Michael Bills and Clean Virginia Biggest Losers in Virginia Democratic Primary

Democrats nominated former governor Terry McAuliffe, Attorney General Mark Herring, and Delegate Hala Ayala (D-Prince William) for governor, attorney general, and lieutenant governor respectively. Progressive candidates lost both in those races, and down-ballot in the House of Delegates.

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Virginia Democratic Ticket for November: McAuliffe, Herring, and Ayala

Former governor Terry McAuliffe will again be Virginia Democrats’ nominee for governor, according to the Virginia Public Access Project which called the race on Tuesday evening. Incomplete unofficial results showed McAuliffe soundly beating all four of his challengers.

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Virginia Gubernatorial Candidates Discuss Direction and Values of Democratic Party in Final Debate

The final day of voting in the Democratic primary is June 8, less than a week away. On Tuesday evening, the gubernatorial candidates met for a final debate where they discussed issues including criminal justice, educational policy, and health care. One moment during the debate was sparked when moderators directed a question to Terry McAuliffe, and several of his opponents used rebuttal opportunities to weigh in on the post-Trump future of the Democratic Party of Virginia.

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Gubernatorial Candidate Terry McAuliffe Makes Transition from Primary to General Election

With three weeks to go before the Democratic Party primary on June 8th, former Virginia Governor and Clinton confidante Terry McAuliffe transitioned his campaign to the general election with a series of social media posts attacking Republican gubernatorial nominee, Glenn Youngkin.

On the heels of the Youngkin announcement, McAuilffe blasted his Republican opponent by tweeting, “Let me introduce you to Glenn Youngkin: Glenn’s a Ted Cruz and Corey Stewart-endorsed, self-funding, Big Lie believing Trump loyalist who’ll stop at nothing to advance the GOP’s extreme agenda.

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Norment, Saslaw Discuss If Virginia Will Remain Business-Friendly in the Future

In a post-session virtual luncheon hosted by Wason Center Academic Director Quentin Kidd, Senate Minority Leader Thomas Norment (R-James City) expressed alarm at erosion of Virginia’s business-friendly status while Senate Majority Leader Dick Saslaw (D-Fairfax) said moderate pro-business senators were helping protect Virginia’s business environment — for now.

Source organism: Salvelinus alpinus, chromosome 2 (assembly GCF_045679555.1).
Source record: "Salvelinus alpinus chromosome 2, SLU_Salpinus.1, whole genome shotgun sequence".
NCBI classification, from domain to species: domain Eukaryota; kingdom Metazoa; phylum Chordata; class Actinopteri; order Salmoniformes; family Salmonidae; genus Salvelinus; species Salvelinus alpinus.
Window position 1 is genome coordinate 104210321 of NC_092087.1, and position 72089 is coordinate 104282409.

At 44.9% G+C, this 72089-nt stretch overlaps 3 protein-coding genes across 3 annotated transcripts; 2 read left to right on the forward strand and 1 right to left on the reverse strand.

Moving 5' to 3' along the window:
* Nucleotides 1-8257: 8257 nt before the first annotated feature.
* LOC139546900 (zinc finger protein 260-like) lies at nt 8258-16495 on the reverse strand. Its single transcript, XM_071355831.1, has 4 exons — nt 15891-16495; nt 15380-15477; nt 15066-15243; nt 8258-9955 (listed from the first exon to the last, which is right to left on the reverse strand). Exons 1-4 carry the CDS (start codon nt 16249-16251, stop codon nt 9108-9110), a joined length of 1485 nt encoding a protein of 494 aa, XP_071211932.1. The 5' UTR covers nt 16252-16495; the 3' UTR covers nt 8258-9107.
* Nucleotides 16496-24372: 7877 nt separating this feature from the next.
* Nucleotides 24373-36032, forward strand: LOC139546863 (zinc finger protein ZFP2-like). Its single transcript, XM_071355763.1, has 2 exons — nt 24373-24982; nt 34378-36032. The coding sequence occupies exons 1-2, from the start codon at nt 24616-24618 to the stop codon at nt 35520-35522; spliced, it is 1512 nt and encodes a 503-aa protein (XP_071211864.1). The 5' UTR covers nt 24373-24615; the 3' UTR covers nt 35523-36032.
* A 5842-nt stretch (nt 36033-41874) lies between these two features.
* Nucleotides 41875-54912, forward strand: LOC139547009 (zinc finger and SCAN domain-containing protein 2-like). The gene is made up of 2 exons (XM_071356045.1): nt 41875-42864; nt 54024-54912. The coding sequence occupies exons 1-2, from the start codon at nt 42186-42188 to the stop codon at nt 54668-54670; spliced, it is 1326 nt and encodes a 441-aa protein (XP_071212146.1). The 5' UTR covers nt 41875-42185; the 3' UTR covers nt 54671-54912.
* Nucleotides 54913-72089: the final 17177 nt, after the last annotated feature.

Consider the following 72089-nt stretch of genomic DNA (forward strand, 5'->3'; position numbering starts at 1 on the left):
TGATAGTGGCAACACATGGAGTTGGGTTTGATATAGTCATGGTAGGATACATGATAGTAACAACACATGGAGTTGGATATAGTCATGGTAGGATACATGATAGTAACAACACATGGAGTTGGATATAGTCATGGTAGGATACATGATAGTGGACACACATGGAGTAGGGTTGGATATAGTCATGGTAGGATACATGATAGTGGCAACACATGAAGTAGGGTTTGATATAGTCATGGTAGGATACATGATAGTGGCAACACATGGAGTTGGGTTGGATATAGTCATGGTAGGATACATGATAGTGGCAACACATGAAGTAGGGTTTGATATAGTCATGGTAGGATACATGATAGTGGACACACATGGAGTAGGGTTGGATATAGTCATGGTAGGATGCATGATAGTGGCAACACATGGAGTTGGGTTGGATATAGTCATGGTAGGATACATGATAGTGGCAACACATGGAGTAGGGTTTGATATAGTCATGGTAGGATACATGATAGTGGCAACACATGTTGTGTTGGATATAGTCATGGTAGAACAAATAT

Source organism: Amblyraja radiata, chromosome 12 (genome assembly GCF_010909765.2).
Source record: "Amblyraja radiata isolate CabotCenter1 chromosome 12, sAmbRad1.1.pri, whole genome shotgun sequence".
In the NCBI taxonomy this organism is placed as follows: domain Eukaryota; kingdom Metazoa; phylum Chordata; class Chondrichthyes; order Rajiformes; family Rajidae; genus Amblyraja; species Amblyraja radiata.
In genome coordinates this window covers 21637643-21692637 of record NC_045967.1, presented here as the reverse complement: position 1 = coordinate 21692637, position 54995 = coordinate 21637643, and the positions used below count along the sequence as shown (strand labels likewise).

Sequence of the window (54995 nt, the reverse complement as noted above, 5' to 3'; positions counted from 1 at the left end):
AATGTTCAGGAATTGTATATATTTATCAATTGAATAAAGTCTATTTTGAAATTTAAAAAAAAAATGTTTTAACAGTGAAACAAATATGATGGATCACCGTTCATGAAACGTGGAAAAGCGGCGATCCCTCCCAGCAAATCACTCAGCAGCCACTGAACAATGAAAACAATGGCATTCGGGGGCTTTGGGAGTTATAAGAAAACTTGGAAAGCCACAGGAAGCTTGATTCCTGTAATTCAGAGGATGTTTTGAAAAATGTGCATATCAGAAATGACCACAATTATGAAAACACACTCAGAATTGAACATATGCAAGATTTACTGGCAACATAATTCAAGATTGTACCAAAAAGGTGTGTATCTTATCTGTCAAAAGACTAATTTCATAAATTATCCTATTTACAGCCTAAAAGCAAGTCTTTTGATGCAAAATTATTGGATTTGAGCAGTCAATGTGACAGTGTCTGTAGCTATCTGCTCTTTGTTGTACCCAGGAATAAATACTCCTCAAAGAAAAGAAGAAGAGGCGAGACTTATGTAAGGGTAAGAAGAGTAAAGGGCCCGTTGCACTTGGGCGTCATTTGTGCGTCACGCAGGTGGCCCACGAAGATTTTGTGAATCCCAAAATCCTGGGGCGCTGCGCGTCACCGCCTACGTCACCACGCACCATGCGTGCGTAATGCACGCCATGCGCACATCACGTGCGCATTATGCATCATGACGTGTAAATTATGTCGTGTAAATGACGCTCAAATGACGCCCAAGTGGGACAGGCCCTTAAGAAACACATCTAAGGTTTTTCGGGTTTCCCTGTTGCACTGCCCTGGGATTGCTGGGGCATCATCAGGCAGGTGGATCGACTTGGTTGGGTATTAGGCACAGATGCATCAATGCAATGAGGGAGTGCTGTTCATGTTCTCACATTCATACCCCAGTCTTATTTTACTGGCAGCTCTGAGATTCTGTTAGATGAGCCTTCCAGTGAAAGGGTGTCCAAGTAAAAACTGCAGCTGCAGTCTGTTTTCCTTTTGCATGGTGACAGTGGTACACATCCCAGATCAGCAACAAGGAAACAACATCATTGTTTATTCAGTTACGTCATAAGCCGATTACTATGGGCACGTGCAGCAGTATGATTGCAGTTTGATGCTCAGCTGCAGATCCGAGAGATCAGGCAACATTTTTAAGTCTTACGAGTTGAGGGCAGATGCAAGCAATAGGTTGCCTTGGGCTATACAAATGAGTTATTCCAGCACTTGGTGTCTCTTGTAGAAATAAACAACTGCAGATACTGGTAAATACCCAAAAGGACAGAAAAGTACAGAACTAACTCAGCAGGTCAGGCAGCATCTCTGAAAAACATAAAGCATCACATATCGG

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Virginia’s Democratic Gubernatorial, Attorney General Candidates Debate

Virginia’s GOP nomination process for governor, lieutenant governor, and attorney general is grabbing headlines but early voting in the Democratic primary is still ongoing, and the final day of voting is in June. On Wednesday and Thursday, Democrats held debates between their candidates for attorney general and governor.

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Wason Center Releases New Democratic Primary Poll the Day Before Early Voting Begins

Delegate Elizabeth Guzman (D-Prince William) withdrew from the race for the Democratic nomination for Lieutenant Governor after campaign finance reports revealed she was trailing financially, sixth out of seven among the Democratic candidates. But a new Christopher Newport University/Wason Center Poll released Thursday shows that Guzman was polling in second place for the nomination even as she dropped out of the race. The poll places Delegate Sam Rasoul (D-Roanoke) at the head of the race for Lieutenant Governor with 12 percent, Guzman came in second with 4 percent, and 64 percent of voters were undecided. None of the other candidates scored more than two percent.

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New Democratic Primary Poll Shows McAuliffe Still in the Lead

New polling data shows former Governor Terry McAuliffe in the lead with 42 percent, while his closest opponents, Jennifer Carroll Foy and Senator Jennifer McClellan (D-Richmond) both had 8 percent support, while 29 percent of voters remain undecided.  Lieutenant Governor Justin Fairfax and Delegate Lee Carter (D-Manasses) came in with seven percent and four percent respectively, placing all the candidates except McAuliffe within range of each other, given the 4.3 percent margin of error. Public Policy Polling conducted the interviews of 526  likely Democratic primary voters on April 12 and 13.

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In Debate, Democratic Gubernatorial Candidates Discuss Gun Violence and the Parole Board

The five Democratic candidates for governor met for the first televised debate on Tuesday evening where they discussed issues including the economic crisis, gun violence, marijuana legalization, the Virginia Parole Board, and vaccine hesitancy. For the most part, the candidates stuck to discussing their own policies, but occasionally turned to attack perceived front-runner McAuliffe.

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Virginia Democratic Gubernatorial Candidates Attack Their GOP Counterparts

Four Democratic candidates for governor blasted their GOP counterparts in a joint statement Thursday.